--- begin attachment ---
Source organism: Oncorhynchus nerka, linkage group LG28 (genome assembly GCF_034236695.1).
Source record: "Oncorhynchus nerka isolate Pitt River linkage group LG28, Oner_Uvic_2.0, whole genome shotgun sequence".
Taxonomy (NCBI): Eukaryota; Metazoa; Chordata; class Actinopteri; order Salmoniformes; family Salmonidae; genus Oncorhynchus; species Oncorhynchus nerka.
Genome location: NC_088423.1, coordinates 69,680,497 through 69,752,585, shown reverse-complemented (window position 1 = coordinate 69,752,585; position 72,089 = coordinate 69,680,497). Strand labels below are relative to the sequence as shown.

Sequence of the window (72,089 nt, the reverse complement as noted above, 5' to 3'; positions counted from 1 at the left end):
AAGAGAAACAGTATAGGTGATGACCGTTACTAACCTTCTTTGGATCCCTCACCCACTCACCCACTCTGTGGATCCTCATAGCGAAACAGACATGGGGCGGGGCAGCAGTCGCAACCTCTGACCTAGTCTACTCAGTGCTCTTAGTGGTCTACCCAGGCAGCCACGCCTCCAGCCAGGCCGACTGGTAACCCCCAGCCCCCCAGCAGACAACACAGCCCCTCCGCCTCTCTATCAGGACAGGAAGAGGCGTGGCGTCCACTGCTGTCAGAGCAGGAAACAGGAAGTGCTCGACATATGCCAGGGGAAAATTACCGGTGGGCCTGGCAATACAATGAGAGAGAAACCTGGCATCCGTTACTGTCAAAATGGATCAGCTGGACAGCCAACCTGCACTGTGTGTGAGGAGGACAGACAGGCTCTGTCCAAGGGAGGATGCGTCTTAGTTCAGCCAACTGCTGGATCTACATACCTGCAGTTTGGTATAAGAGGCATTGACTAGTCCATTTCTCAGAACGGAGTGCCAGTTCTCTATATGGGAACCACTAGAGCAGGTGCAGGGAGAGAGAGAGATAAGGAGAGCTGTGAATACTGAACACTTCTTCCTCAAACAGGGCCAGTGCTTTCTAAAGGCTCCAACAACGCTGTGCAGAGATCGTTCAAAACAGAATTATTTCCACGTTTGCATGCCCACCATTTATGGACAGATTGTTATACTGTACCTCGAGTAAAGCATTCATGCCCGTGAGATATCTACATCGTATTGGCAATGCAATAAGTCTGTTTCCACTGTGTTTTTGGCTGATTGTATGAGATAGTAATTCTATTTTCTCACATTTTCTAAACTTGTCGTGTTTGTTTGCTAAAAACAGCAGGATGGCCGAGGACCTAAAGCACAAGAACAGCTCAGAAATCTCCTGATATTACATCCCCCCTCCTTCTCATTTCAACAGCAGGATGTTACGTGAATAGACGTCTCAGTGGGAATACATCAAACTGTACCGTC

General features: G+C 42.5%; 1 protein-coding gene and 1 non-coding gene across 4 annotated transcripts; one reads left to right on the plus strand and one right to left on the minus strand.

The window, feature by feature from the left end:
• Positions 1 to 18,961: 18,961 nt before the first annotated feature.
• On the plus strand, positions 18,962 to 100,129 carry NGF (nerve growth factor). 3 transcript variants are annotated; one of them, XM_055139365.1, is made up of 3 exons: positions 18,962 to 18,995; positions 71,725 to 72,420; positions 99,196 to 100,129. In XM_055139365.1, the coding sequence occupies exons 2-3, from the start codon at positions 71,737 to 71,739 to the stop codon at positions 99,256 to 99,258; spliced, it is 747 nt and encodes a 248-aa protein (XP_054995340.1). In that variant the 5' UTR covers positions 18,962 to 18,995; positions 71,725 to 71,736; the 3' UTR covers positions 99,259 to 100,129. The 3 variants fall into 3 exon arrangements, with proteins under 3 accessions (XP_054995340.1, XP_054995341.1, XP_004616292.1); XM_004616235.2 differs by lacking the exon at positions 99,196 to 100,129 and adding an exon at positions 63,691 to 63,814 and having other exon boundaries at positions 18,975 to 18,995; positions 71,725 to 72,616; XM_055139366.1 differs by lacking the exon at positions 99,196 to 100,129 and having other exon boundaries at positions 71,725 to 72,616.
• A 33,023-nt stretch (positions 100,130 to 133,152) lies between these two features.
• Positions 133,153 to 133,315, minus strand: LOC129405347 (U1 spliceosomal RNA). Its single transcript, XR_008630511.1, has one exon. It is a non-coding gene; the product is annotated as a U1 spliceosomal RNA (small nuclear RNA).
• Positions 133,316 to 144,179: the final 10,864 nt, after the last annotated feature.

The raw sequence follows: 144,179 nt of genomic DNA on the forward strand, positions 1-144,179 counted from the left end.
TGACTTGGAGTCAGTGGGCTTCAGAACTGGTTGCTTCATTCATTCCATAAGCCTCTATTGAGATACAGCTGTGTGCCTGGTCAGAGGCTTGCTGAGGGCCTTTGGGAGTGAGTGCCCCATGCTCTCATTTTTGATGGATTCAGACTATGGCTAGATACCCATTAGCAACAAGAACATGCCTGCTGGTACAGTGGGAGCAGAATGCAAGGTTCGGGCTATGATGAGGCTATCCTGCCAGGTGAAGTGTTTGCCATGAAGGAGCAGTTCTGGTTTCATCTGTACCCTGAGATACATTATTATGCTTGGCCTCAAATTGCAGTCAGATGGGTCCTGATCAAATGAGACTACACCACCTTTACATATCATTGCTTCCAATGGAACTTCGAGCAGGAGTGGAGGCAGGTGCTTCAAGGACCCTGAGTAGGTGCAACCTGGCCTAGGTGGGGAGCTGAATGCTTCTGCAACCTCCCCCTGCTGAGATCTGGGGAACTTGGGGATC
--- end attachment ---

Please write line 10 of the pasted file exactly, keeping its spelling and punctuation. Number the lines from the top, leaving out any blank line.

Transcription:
• On the plus strand, positions 18,962 to 100,129 carry NGF (nerve growth factor). 3 transcript variants are annotated; one of them, XM_055139365.1, is made up of 3 exons: positions 18,962 to 18,995; positions 71,725 to 72,420; positions 99,196 to 100,129. In XM_055139365.1, the coding sequence occupies exons 2-3, from the start codon at positions 71,737 to 71,739 to the stop codon at positions 99,256 to 99,258; spliced, it is 747 nt and encodes a 248-aa protein (XP_054995340.1). In that variant the 5' UTR covers positions 18,962 to 18,995; positions 71,725 to 71,736; the 3' UTR covers positions 99,259 to 100,129. The 3 variants fall into 3 exon arrangements, with proteins under 3 accessions (XP_054995340.1, XP_054995341.1, XP_004616292.1); XM_004616235.2 differs by lacking the exon at positions 99,196 to 100,129 and adding an exon at positions 63,691 to 63,814 and having other exon boundaries at positions 18,975 to 18,995; positions 71,725 to 72,616; XM_055139366.1 differs by lacking the exon at positions 99,196 to 100,129 and having other exon boundaries at positions 71,725 to 72,616.